Predicting Market Behavior – How to Gauge News Releases?

5 min read
Nenad Kerkez

Nenad Kerkez

Head of Trading

If you are a trader who likes to incorporate a bit of fundamental and sentiment analysis into your trading style, you may be familiar with the challenges of how to predict market behavior relative to past or future news releases.
Are you sometimes wondering why price-actions move in the opposite direction of the news?

In this article you will learn some of the factors that effect how the market reacts before and after news events.

Market Interpretation of Data is Key

Economic data releases, political events and the market’s interpretation of them are some of the primary drivers of any currency pair. Sometimes these events cause a significant price reaction, yet at other times the same type of data release may only cause a minor movement. It can also happen that very negative or positive news fails to show a longer-term follow-through price reaction.

One of the main reasons for the difference in market behavior lies in whether or not the majority of market players have already accounted for a certain news release in their view of the currency. Your analysis will benefit a lot if you are aware of whether or not a certain economic factor is so called “priced in” or not. Let’s have a closer look at this subject area.

A good recent example of this dynamic was the ECB monetary policy announcement. The initial announcement in late October caused the EUR/USD to sell off sharply as the market adjusted to the dovish stance of the ECB.

In spite of this long-term bad signal for the EURO, price failed to fall significantly further beyond the initial bearish price reaction in the weeks after the news release, which was a sign that the majority of market players clearly felt that the dovish stance was priced-in sufficiently. Even further dovish comments from ECB members did nothing to drive the price lower by any substantial degree.

The important point here is that if we as individual traders put more weight on a news event or believe its effect will last longer than the overall markets does, our fundamental/sentiment analysis can become out of touch with reality.

The very sluggish price action of the EUR/USD throughout early November was an important sign that the bears had squeezed the sponge as much as they could on the ECB policy announcement, and that price was unlikely to fall further unless new bad EUR news came along. This didn’t happen; instead the Eurozone data continued to come in strong and the reaction to this was very bullish.

Missing Factor: How Much is Priced-in

A current example of this kind of market dynamic may become apparent in regard to the USD and the US tax reform news that has been weighing on the greenback over the last few weeks. The expectation that it would provide a major boost to the US economy were very high about a month ago but a multitude of news threads that revealed complications and limitations of the proposed reform, deflated traders’ hopes significantly, resulting in the USD sell-off over recent weeks.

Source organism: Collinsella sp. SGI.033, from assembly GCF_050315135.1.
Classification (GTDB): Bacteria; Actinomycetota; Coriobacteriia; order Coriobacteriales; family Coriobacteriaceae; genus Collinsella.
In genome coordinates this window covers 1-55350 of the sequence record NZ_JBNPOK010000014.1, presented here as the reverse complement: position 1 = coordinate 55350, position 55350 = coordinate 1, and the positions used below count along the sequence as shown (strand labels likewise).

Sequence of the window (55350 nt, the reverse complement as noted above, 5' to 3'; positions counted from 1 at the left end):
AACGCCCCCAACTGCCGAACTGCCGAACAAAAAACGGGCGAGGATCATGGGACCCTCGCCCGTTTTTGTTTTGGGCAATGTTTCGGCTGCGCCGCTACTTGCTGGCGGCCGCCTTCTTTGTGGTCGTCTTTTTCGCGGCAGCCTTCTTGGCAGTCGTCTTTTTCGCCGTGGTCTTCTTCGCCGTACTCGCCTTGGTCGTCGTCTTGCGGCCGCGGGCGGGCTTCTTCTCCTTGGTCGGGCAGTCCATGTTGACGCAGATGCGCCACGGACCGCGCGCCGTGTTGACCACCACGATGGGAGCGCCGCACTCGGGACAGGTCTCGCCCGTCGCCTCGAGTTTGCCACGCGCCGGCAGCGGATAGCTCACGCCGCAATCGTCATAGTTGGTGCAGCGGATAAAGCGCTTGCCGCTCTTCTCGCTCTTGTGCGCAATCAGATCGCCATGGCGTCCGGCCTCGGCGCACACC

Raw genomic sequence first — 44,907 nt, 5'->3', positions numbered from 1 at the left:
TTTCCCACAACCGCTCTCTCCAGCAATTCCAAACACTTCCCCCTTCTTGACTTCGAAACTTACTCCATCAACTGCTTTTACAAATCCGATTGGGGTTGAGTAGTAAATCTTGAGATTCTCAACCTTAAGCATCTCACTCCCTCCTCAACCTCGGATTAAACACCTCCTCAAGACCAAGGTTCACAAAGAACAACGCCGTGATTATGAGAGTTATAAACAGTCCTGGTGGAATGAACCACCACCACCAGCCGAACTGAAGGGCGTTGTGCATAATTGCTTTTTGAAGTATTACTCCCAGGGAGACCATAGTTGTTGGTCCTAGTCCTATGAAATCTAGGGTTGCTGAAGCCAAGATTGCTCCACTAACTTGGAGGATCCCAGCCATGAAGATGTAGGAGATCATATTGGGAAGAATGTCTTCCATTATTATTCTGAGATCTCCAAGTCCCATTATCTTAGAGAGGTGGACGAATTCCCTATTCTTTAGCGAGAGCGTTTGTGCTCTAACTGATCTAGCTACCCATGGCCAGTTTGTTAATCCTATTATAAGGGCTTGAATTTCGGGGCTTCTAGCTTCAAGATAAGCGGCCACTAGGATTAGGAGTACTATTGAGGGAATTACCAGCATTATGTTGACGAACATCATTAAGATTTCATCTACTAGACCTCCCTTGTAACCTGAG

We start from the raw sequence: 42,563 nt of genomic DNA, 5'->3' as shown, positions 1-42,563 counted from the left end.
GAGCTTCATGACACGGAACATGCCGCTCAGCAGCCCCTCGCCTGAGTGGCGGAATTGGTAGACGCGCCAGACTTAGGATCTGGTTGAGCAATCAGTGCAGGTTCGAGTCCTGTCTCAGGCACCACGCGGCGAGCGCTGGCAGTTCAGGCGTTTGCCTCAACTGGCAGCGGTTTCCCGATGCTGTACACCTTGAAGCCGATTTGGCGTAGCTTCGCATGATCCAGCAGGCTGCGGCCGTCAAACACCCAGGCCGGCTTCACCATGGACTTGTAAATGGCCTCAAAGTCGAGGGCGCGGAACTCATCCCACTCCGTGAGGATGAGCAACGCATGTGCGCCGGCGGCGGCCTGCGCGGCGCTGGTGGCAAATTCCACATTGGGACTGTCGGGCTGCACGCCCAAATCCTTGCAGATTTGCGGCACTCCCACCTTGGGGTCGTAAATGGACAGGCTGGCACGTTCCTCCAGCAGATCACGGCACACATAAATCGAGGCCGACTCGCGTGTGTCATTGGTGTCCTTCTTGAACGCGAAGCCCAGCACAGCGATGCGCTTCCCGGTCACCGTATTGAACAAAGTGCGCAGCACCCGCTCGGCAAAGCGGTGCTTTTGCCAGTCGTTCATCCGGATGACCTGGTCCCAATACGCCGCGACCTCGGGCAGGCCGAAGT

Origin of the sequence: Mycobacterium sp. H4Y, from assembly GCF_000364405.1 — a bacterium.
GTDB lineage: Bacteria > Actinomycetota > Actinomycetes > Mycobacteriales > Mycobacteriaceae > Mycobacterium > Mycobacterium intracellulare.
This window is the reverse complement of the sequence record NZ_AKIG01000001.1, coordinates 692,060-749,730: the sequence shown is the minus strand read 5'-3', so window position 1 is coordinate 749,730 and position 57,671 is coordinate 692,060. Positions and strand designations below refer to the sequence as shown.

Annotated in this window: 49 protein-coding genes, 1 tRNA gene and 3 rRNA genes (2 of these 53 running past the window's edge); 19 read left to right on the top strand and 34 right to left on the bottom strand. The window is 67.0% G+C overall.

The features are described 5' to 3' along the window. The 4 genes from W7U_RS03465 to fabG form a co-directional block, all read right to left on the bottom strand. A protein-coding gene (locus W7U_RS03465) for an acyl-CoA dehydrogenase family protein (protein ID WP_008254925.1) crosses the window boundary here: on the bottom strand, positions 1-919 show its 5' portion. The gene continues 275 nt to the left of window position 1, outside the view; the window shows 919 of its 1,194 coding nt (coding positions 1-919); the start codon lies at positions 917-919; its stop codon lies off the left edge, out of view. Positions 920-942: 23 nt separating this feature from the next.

The tax reform drama is still not concluded and the week ahead will include many important decision events for its progress (or lack of). However to assume that more negative tax reform news will automatically result in further USD sell-off may be unwise. The market’s expectation of the tax reform has been massively reduced over the last month, such that further negative news around this subject may not have the same impact as it has had up until now. The market has at least partially priced-in tax reform disappointments, which is important to bear in mind if you are counting on ongoing USD weakness this or next week. Conversely, if any tax reform news surprises in a positive way, the market could react very impulsively pro-USD to this.

Overall, it is not enough to gauge fundamentals on the data alone… you need to consider how much the market has or has not priced-in certain past events or expected future events. The stronger price reaction will always occur in the direction of surprise, not in the direction that is already anticipated.

If you can combine the art of gauging how much a fundamental factor has been priced-in already and correlate it with the quality of the unfolding price-action, it can give you an additional edge that will help with better anticipating future market moves.

All the best along your trading journey…

Hubert

Follow Hubert on Twitter

Hubert is a trader who uses wave patterns and the ecs.SWAT method. He is also doing analysis and articles for the EliteCurrenSea.com website.

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